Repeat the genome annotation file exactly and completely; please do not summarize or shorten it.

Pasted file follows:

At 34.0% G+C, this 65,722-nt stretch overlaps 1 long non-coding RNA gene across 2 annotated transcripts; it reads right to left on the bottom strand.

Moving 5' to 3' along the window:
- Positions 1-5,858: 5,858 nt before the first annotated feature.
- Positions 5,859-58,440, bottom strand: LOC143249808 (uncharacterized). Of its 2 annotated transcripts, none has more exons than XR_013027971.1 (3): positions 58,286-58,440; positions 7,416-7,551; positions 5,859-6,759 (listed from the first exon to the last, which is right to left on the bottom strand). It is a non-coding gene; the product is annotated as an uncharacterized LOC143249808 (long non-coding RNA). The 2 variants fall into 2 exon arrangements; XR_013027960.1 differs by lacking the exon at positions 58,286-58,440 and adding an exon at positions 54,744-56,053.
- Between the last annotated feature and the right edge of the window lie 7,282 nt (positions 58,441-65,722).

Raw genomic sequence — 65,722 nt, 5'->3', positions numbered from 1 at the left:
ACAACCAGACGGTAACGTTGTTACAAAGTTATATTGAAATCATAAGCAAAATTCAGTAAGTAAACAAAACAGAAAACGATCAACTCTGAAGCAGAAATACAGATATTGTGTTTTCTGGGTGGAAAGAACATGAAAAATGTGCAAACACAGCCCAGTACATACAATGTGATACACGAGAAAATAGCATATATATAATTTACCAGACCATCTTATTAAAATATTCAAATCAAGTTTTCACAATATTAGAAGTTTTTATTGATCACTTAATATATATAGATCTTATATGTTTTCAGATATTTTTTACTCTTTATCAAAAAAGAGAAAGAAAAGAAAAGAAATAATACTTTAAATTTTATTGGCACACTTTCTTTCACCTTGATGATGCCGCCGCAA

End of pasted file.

At 34.0% G+C, this 65,722-nt stretch overlaps 1 long non-coding RNA gene across 2 annotated transcripts; it reads right to left on the bottom strand.

Moving 5' to 3' along the window:
- Positions 1-5,858: 5,858 nt before the first annotated feature.
- Positions 5,859-58,440, bottom strand: LOC143249808 (uncharacterized). Of its 2 annotated transcripts, none has more exons than XR_013027971.1 (3): positions 58,286-58,440; positions 7,416-7,551; positions 5,859-6,759 (listed from the first exon to the last, which is right to left on the bottom strand). It is a non-coding gene; the product is annotated as an uncharacterized LOC143249808 (long non-coding RNA). The 2 variants fall into 2 exon arrangements; XR_013027960.1 differs by lacking the exon at positions 58,286-58,440 and adding an exon at positions 54,744-56,053.
- Between the last annotated feature and the right edge of the window lie 7,282 nt (positions 58,441-65,722).

Raw genomic sequence — 65,722 nt, 5'->3', positions numbered from 1 at the left:
ACAACCAGACGGTAACGTTGTTACAAAGTTATATTGAAATCATAAGCAAAATTCAGTAAGTAAACAAAACAGAAAACGATCAACTCTGAAGCAGAAATACAGATATTGTGTTTTCTGGGTGGAAAGAACATGAAAAATGTGCAAACACAGCCCAGTACATACAATGTGATACACGAGAAAATAGCATATATATAATTTACCAGACCATCTTATTAAAATATTCAAATCAAGTTTTCACAATATTAGAAGTTTTTATTGATCACTTAATATATATAGATCTTATATGTTTTCAGATATTTTTTACTCTTTATCAAAAAAGAGAAAGAAAAGAAAAGAAATAATACTTTAAATTTTATTGGCACACTTTCTTTCACCTTGATGATGCCGCCGCAA